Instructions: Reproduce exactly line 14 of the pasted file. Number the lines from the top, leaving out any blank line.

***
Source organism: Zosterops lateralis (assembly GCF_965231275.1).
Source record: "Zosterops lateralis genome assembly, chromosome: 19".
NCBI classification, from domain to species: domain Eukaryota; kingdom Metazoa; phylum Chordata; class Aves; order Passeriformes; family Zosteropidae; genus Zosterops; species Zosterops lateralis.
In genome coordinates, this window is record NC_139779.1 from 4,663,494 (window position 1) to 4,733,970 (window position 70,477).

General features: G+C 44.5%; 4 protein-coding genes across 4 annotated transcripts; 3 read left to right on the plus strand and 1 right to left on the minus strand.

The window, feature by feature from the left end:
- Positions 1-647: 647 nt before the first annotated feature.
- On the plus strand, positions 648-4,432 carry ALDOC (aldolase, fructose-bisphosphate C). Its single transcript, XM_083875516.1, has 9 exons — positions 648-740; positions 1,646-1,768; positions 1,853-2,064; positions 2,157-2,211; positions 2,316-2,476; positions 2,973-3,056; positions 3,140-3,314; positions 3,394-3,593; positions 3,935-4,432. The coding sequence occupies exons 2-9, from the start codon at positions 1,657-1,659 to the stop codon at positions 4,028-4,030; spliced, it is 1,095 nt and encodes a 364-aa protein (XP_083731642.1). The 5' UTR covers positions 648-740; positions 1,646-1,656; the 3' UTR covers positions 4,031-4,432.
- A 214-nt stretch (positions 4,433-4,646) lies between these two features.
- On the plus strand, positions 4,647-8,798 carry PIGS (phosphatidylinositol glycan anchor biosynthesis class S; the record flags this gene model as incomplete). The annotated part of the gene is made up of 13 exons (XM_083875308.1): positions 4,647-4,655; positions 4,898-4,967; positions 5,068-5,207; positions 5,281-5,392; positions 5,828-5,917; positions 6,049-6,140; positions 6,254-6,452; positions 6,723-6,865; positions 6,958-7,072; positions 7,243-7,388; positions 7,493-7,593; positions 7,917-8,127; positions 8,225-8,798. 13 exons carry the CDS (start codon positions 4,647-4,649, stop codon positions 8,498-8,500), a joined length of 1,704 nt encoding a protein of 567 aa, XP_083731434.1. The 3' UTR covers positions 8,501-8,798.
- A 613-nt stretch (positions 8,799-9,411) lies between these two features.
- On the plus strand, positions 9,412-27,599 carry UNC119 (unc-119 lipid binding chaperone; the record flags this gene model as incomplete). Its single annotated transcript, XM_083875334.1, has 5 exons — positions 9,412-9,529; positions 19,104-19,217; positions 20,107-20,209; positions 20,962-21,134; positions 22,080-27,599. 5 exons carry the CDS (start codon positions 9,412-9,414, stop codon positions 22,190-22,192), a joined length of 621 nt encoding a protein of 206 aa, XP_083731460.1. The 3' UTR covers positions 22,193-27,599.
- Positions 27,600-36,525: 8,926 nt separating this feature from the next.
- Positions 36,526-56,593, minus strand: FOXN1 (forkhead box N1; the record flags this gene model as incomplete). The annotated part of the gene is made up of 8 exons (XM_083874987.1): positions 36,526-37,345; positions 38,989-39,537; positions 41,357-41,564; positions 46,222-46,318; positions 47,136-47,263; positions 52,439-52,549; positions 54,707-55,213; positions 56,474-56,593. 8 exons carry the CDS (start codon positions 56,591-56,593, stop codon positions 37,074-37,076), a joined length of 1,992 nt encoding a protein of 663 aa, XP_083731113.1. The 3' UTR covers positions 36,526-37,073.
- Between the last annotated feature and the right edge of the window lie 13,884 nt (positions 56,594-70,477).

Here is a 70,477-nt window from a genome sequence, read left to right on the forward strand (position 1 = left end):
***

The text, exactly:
- Positions 36,526-56,593, minus strand: FOXN1 (forkhead box N1; the record flags this gene model as incomplete). The annotated part of the gene is made up of 8 exons (XM_083874987.1): positions 36,526-37,345; positions 38,989-39,537; positions 41,357-41,564; positions 46,222-46,318; positions 47,136-47,263; positions 52,439-52,549; positions 54,707-55,213; positions 56,474-56,593. 8 exons carry the CDS (start codon positions 56,591-56,593, stop codon positions 37,074-37,076), a joined length of 1,992 nt encoding a protein of 663 aa, XP_083731113.1. The 3' UTR covers positions 36,526-37,073.